After that, it was all a trial and error process. I cleaned up the edges of the wedge with my Stanley smooth plane,  and then flattened the bottom with sheets of sandpaper,  going from 60 grit up to 600 grit, the same as the plane sole, which left a glass smooth surface. When I attempted to put the wedge in place I immediately discovered that it was too long, and the shavings just bunched up at the mouth. I shortened it several times, and finally I found myself getting full length edge shavings on pine, which was fairly impressive considering the iron probably needs to be sharpened. I then added a coat of linseed oil to the plane and called it a day. One more coat will be added, as well as a coat of wax. I may yet have to shorten the wedge, but that will remain to be seen. To put all of this in perspective, every tool I used to make the plane itself was used to make the wedge.

First shavings

First shavings

Finished wedge, needs some sanding

Finished wedge, needs some sanding

A working plane

A working plane

Sanded down with two coats of linseed oil. A coat of wax will finish it off

Sanded down with two coats of linseed oil. A coat of wax will finish it off

I had a lot of fun making this plane, and more importantly I learned a great deal. Already, I’ve discovered several steps that could be revised during the building process that will make the next plane easier and more efficient to construct, as well as increasing the accuracy greatly. In as much as I consider myself a non-traditionalist, I love wooden planes, and I love making them even more. I can certainly see myself building at least a few more of these, and more hopefully, I can see myself improving with each one I build.

 

 

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4 Comments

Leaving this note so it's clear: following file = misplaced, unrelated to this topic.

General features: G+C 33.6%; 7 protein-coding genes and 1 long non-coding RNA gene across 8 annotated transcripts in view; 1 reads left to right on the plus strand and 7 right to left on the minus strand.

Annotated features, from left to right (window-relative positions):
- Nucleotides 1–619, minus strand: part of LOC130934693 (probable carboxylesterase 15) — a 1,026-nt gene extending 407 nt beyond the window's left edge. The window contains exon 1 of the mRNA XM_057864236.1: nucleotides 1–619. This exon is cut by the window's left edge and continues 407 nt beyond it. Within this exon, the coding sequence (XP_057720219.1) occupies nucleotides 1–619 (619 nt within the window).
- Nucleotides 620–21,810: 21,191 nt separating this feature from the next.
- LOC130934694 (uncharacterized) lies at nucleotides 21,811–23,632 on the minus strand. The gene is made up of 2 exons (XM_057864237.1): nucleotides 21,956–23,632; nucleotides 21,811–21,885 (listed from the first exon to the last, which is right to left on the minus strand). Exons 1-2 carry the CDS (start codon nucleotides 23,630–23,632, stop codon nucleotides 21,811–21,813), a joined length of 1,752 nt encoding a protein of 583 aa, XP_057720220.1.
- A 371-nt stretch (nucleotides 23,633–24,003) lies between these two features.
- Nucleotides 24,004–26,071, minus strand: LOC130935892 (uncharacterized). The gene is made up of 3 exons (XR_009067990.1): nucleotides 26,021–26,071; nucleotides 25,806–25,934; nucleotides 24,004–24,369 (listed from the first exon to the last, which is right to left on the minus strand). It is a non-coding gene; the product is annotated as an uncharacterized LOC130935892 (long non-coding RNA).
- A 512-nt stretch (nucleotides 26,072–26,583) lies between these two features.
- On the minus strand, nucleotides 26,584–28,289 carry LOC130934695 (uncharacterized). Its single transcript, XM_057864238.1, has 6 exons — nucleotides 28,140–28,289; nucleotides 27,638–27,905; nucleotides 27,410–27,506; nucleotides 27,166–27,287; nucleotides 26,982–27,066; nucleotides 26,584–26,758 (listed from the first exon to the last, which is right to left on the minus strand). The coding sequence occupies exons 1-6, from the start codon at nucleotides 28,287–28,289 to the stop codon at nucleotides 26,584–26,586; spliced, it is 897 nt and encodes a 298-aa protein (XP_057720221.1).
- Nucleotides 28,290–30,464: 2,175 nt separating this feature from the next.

1. gman3555 says:

    Very nice! The lines remind me of the old Criss Craft boats. You mentioned in an earlier post that the blade is usually set farther back in this style plane. Once you put this one to work you’ll have to gives us some feedback as to how this blade placement works for you. This setup looks like it would be easier to hold onto than the typical planes of this type. I’m getting an itch to make one for myself. I like my cast iron planes, but they don’t compare to a wooden one.

    Greg

    • billlattpa says:

      Thanks. I’ve only done a few test runs with so far, and that with an iron that needs a honing, but so far so good. The plane is very easy to hold. It actually has a fair amount of weight to it, I would say over a pound.
      I’m not really a huge plane user, in that I don’t prepare stock with them generally, I really use planes for joinery, edge jointing and finish work. For whichever reason, I really love using wooden bodied planes. I can’t really put a finger on exactly why. When I use them, I feel like I am really woodworking, in particular if I made it myself. And that is coming from a person who prides himself on not being a woodworking nor a tool snob.
      Bill

  2. Andrew says:

    Impressive work. Building a wooden plane is on my list of projects I’d like to do some time.

    • billlattpa says:

      Thanks. They’re fun to build, and not overly difficult. The shaping and trueing up process takes a lot of time. There may be a trick to it, but I’m not aware of it as of yet.
      Bill